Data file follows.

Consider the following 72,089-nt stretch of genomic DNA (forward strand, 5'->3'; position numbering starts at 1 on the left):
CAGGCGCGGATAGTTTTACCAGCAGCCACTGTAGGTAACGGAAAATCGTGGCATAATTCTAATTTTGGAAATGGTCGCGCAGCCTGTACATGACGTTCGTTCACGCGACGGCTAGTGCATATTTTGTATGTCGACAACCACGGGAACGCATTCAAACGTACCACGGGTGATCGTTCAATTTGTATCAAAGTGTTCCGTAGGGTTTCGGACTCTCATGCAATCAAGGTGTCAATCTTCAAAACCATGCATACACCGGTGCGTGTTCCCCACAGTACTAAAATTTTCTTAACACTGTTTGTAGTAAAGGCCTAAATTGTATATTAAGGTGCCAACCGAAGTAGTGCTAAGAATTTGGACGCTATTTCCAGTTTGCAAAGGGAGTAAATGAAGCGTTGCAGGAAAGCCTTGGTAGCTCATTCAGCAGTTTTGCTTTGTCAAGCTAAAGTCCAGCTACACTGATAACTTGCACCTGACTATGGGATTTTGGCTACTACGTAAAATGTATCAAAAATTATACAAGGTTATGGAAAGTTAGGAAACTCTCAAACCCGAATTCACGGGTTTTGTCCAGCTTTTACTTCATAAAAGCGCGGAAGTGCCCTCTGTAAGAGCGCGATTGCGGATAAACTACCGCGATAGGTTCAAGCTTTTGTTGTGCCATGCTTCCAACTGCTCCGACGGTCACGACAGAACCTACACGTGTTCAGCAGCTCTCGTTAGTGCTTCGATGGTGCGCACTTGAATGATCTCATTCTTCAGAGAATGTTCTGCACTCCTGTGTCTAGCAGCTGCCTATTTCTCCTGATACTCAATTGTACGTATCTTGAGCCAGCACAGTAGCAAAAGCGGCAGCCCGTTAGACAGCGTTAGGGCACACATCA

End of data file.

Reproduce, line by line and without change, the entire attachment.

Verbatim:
Consider the following 72,089-nt stretch of genomic DNA (forward strand, 5'->3'; position numbering starts at 1 on the left):
CAGGCGCGGATAGTTTTACCAGCAGCCACTGTAGGTAACGGAAAATCGTGGCATAATTCTAATTTTGGAAATGGTCGCGCAGCCTGTACATGACGTTCGTTCACGCGACGGCTAGTGCATATTTTGTATGTCGACAACCACGGGAACGCATTCAAACGTACCACGGGTGATCGTTCAATTTGTATCAAAGTGTTCCGTAGGGTTTCGGACTCTCATGCAATCAAGGTGTCAATCTTCAAAACCATGCATACACCGGTGCGTGTTCCCCACAGTACTAAAATTTTCTTAACACTGTTTGTAGTAAAGGCCTAAATTGTATATTAAGGTGCCAACCGAAGTAGTGCTAAGAATTTGGACGCTATTTCCAGTTTGCAAAGGGAGTAAATGAAGCGTTGCAGGAAAGCCTTGGTAGCTCATTCAGCAGTTTTGCTTTGTCAAGCTAAAGTCCAGCTACACTGATAACTTGCACCTGACTATGGGATTTTGGCTACTACGTAAAATGTATCAAAAATTATACAAGGTTATGGAAAGTTAGGAAACTCTCAAACCCGAATTCACGGGTTTTGTCCAGCTTTTACTTCATAAAAGCGCGGAAGTGCCCTCTGTAAGAGCGCGATTGCGGATAAACTACCGCGATAGGTTCAAGCTTTTGTTGTGCCATGCTTCCAACTGCTCCGACGGTCACGACAGAACCTACACGTGTTCAGCAGCTCTCGTTAGTGCTTCGATGGTGCGCACTTGAATGATCTCATTCTTCAGAGAATGTTCTGCACTCCTGTGTCTAGCAGCTGCCTATTTCTCCTGATACTCAATTGTACGTATCTTGAGCCAGCACAGTAGCAAAAGCGGCAGCCCGTTAGACAGCGTTAGGGCACACATCA